"There were two chimney sweeps in our town. This was not a Jewish occupation. The chimney sweep would walk around town with a ladder and rope on his shoulders. He would attach a rope to one of several brushes, which came in various sizes for large and small chimneys. He would then attach a heavy metal ball, similar in size, to the rope below the brush. The ball provided the weight that pulled the brush down the chimney. He would haul the brush back up with the rope.
Most roofs on the bigger buildings were made of galvanized sheet metal. I saw the chimney sweeps walk on the ridge (szczyt) of the roofs, from one chimney to the other. There were not that many chimneys to be swept, but apparently the chimney sweeps could make a living. Buildings that required their services were the ones owned by Harshl kishke and by Mandelbaum, as well as a few others. They also swept chimneys in neighboring towns.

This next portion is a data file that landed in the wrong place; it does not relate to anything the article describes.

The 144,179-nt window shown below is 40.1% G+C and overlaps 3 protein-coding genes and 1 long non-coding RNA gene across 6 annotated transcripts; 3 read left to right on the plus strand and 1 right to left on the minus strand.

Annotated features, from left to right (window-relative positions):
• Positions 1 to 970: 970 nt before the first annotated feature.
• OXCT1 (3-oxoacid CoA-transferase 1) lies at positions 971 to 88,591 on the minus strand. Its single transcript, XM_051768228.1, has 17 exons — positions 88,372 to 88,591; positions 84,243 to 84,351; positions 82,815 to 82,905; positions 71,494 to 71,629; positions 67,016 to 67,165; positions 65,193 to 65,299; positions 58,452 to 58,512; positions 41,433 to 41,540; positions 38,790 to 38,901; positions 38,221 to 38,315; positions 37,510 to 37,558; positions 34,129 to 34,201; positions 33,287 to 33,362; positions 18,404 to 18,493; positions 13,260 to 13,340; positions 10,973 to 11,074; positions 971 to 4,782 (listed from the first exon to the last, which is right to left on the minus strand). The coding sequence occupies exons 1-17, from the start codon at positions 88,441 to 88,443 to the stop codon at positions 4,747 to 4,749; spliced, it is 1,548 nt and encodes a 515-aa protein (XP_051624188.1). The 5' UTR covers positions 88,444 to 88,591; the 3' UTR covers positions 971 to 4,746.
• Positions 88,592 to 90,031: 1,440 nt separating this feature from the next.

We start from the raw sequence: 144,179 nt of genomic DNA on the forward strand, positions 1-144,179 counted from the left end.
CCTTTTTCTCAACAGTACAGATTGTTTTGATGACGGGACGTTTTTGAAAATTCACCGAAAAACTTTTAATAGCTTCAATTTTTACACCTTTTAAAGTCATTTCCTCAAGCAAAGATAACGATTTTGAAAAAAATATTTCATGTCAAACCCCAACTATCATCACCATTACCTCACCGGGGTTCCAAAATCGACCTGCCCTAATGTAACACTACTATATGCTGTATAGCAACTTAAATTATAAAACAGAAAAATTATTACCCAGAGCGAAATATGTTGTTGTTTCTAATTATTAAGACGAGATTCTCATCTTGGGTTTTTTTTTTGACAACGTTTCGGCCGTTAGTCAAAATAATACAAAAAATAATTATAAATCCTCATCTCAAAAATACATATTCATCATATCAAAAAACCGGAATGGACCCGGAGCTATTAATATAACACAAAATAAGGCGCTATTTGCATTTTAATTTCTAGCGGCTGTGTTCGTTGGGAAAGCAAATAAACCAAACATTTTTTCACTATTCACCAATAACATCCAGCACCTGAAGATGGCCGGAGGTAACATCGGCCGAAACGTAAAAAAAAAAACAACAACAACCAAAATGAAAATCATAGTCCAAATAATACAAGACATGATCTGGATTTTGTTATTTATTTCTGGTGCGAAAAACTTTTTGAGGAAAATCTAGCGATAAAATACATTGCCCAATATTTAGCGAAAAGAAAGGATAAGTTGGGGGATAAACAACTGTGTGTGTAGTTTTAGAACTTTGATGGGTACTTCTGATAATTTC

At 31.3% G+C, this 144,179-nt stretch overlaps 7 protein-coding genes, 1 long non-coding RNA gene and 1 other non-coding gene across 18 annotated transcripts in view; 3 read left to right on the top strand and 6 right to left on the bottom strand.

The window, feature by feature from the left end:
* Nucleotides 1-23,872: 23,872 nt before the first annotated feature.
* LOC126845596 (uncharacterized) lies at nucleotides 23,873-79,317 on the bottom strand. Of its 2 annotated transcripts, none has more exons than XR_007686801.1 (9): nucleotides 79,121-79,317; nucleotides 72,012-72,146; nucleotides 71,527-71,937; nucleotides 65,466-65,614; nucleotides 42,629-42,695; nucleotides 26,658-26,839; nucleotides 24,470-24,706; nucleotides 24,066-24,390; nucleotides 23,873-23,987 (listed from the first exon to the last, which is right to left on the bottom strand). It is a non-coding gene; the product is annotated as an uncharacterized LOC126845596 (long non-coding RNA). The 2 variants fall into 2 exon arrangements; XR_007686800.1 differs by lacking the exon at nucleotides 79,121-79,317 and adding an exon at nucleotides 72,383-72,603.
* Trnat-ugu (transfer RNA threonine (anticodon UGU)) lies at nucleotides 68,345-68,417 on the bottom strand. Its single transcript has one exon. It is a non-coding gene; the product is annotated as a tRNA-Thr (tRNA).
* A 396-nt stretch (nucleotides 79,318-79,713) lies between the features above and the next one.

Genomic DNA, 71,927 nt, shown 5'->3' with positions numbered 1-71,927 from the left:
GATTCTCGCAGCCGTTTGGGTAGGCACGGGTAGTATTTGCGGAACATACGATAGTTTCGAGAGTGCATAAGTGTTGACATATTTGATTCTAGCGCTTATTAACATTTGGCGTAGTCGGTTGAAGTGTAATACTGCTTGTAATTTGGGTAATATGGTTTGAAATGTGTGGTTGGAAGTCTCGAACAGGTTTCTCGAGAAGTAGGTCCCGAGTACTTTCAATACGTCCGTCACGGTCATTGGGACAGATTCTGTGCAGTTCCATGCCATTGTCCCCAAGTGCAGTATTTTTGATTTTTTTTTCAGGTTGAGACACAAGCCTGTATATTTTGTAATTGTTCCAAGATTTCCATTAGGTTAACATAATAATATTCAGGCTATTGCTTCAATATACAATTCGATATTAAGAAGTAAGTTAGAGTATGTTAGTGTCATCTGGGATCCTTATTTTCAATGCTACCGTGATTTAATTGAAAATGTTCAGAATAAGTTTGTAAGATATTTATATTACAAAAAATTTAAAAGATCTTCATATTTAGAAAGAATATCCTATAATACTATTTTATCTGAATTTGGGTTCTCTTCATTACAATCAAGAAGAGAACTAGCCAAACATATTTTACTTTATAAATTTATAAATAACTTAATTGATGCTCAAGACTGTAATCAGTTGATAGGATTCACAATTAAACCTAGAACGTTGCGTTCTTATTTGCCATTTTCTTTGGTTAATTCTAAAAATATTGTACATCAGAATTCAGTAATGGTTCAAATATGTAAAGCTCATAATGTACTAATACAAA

I heard that, during the war, there was one Jew who pretended to be a chimney sweep. He covered his face with soot so that no one would recognize him. Because chimney sweeping was not a Jewish profession, people assumed he was a Pole, and he survived."